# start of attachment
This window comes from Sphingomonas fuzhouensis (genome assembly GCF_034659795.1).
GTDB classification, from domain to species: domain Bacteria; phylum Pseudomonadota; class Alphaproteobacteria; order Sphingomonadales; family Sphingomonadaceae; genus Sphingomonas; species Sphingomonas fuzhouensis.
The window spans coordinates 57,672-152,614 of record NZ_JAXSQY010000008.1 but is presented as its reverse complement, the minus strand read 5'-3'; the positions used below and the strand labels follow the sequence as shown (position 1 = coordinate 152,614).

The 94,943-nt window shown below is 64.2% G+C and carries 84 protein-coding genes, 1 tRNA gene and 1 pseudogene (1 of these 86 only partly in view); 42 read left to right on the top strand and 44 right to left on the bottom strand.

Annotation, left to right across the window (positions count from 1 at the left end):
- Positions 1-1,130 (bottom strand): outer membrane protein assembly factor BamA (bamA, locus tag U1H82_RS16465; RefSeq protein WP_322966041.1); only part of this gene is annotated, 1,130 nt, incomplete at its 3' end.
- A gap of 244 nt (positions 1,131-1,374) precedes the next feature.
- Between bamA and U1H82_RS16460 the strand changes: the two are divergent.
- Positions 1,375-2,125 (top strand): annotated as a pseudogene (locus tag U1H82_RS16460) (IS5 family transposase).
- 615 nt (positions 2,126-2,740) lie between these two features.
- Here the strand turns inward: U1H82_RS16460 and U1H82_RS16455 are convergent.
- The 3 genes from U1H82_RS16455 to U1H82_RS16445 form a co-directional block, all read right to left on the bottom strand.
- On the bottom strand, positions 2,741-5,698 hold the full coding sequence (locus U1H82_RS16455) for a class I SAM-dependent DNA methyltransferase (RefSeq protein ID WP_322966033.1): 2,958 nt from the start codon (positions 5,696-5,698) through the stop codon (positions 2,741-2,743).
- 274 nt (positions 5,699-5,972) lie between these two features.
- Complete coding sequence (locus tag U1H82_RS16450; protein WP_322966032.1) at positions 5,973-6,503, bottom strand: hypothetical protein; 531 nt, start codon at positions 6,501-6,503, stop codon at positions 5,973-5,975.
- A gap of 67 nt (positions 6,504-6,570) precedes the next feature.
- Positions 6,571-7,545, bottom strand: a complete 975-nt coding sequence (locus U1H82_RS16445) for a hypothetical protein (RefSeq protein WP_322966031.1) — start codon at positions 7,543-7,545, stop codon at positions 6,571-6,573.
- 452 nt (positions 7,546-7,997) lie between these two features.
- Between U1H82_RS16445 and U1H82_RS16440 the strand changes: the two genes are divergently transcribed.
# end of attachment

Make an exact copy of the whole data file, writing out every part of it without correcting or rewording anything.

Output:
This window comes from Sphingomonas fuzhouensis (genome assembly GCF_034659795.1).
GTDB classification, from domain to species: domain Bacteria; phylum Pseudomonadota; class Alphaproteobacteria; order Sphingomonadales; family Sphingomonadaceae; genus Sphingomonas; species Sphingomonas fuzhouensis.
The window spans coordinates 57,672-152,614 of record NZ_JAXSQY010000008.1 but is presented as its reverse complement, the minus strand read 5'-3'; the positions used below and the strand labels follow the sequence as shown (position 1 = coordinate 152,614).

The 94,943-nt window shown below is 64.2% G+C and carries 84 protein-coding genes, 1 tRNA gene and 1 pseudogene (1 of these 86 only partly in view); 42 read left to right on the top strand and 44 right to left on the bottom strand.

Annotation, left to right across the window (positions count from 1 at the left end):
- Positions 1-1,130 (bottom strand): outer membrane protein assembly factor BamA (bamA, locus tag U1H82_RS16465; RefSeq protein WP_322966041.1); only part of this gene is annotated, 1,130 nt, incomplete at its 3' end.
- A gap of 244 nt (positions 1,131-1,374) precedes the next feature.
- Between bamA and U1H82_RS16460 the strand changes: the two are divergent.
- Positions 1,375-2,125 (top strand): annotated as a pseudogene (locus tag U1H82_RS16460) (IS5 family transposase).
- 615 nt (positions 2,126-2,740) lie between these two features.
- Here the strand turns inward: U1H82_RS16460 and U1H82_RS16455 are convergent.
- The 3 genes from U1H82_RS16455 to U1H82_RS16445 form a co-directional block, all read right to left on the bottom strand.
- On the bottom strand, positions 2,741-5,698 hold the full coding sequence (locus U1H82_RS16455) for a class I SAM-dependent DNA methyltransferase (RefSeq protein ID WP_322966033.1): 2,958 nt from the start codon (positions 5,696-5,698) through the stop codon (positions 2,741-2,743).
- 274 nt (positions 5,699-5,972) lie between these two features.
- Complete coding sequence (locus tag U1H82_RS16450; protein WP_322966032.1) at positions 5,973-6,503, bottom strand: hypothetical protein; 531 nt, start codon at positions 6,501-6,503, stop codon at positions 5,973-5,975.
- A gap of 67 nt (positions 6,504-6,570) precedes the next feature.
- Positions 6,571-7,545, bottom strand: a complete 975-nt coding sequence (locus U1H82_RS16445) for a hypothetical protein (RefSeq protein WP_322966031.1) — start codon at positions 7,543-7,545, stop codon at positions 6,571-6,573.
- 452 nt (positions 7,546-7,997) lie between these two features.
- Between U1H82_RS16445 and U1H82_RS16440 the strand changes: the two genes are divergently transcribed.